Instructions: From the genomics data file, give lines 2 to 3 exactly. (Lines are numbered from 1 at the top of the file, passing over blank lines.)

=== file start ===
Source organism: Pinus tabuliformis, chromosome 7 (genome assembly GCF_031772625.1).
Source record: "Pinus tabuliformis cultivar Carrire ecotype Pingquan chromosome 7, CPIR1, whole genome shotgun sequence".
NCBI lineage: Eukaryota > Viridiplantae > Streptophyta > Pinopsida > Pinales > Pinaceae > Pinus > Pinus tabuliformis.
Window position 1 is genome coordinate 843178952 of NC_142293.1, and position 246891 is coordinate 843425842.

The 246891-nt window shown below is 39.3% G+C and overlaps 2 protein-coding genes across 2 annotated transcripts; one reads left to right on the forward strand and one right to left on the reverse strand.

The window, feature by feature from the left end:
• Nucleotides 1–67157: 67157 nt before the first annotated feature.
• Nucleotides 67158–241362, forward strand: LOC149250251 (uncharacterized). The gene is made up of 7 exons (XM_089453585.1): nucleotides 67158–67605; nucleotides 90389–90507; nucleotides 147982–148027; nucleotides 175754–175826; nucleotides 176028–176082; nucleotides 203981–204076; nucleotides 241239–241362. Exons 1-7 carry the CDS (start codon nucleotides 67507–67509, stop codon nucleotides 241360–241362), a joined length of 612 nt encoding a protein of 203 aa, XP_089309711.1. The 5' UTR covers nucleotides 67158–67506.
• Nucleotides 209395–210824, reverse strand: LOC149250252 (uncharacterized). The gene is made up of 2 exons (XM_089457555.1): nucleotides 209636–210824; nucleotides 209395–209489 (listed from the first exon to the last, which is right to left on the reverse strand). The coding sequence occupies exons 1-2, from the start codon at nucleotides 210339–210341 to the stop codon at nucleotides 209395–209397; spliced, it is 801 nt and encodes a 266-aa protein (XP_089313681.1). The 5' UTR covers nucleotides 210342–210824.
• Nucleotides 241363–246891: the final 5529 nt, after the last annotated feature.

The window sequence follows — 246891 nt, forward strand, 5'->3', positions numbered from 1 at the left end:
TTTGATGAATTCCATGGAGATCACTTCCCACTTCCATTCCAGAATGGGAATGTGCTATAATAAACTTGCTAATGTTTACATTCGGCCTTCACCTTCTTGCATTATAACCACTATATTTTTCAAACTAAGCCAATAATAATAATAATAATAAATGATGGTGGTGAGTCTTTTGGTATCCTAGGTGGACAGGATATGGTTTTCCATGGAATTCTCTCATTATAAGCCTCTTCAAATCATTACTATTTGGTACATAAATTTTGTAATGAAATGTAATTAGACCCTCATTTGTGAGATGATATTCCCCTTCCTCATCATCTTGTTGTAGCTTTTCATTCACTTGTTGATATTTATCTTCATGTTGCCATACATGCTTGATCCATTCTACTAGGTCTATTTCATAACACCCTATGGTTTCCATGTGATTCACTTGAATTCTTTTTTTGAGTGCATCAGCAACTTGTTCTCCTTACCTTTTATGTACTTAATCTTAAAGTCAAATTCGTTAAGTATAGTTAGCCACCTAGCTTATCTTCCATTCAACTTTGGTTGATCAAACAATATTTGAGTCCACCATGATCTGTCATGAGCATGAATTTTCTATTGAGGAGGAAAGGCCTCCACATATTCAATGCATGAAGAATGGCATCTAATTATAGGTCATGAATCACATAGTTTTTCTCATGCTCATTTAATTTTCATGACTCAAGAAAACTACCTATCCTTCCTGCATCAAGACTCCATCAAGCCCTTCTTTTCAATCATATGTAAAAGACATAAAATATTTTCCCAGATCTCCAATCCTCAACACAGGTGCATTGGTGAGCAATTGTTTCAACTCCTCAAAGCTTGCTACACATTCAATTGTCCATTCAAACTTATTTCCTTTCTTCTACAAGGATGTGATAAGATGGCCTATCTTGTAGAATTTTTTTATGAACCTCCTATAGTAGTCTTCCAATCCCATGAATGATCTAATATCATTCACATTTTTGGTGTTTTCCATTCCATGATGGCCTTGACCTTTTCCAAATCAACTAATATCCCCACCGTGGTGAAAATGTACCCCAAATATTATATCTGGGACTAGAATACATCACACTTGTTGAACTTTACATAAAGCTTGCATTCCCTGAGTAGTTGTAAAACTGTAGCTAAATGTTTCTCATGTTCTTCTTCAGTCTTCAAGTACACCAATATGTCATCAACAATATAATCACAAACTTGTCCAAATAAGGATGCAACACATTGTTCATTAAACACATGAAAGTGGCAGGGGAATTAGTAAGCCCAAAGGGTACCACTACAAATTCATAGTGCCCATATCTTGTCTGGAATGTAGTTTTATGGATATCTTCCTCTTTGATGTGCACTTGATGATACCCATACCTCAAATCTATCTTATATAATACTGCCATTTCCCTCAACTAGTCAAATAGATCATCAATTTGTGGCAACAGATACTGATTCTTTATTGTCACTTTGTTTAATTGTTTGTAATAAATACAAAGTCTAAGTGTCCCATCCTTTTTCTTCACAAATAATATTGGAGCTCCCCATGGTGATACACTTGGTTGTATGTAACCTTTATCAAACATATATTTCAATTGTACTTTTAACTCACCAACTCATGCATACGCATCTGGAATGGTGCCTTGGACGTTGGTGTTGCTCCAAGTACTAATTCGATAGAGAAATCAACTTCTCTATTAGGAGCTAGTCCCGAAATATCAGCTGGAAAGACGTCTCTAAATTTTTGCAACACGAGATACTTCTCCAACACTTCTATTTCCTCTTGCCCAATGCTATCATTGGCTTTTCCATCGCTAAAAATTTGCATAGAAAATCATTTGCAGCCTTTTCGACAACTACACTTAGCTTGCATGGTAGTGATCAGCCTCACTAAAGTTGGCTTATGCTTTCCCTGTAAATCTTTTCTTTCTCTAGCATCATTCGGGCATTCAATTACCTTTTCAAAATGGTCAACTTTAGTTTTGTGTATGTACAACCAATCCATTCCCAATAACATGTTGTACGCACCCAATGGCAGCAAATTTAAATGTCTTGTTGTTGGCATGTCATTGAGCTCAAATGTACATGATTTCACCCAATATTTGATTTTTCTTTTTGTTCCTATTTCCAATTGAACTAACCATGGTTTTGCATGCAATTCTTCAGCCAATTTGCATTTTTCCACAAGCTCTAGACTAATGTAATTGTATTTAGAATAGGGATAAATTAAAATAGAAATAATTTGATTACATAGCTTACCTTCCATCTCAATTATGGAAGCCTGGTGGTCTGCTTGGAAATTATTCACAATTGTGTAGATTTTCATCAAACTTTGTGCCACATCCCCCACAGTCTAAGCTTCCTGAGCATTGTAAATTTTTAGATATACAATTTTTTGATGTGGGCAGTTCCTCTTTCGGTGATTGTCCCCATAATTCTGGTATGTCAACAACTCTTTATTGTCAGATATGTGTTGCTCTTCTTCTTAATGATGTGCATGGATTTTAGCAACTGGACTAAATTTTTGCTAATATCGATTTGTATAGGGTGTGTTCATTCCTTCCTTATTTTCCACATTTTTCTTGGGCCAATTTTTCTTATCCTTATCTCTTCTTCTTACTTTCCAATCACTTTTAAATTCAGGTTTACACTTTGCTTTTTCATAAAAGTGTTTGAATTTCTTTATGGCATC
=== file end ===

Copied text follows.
Source record: "Pinus tabuliformis cultivar Carrire ecotype Pingquan chromosome 7, CPIR1, whole genome shotgun sequence".
NCBI lineage: Eukaryota > Viridiplantae > Streptophyta > Pinopsida > Pinales > Pinaceae > Pinus > Pinus tabuliformis.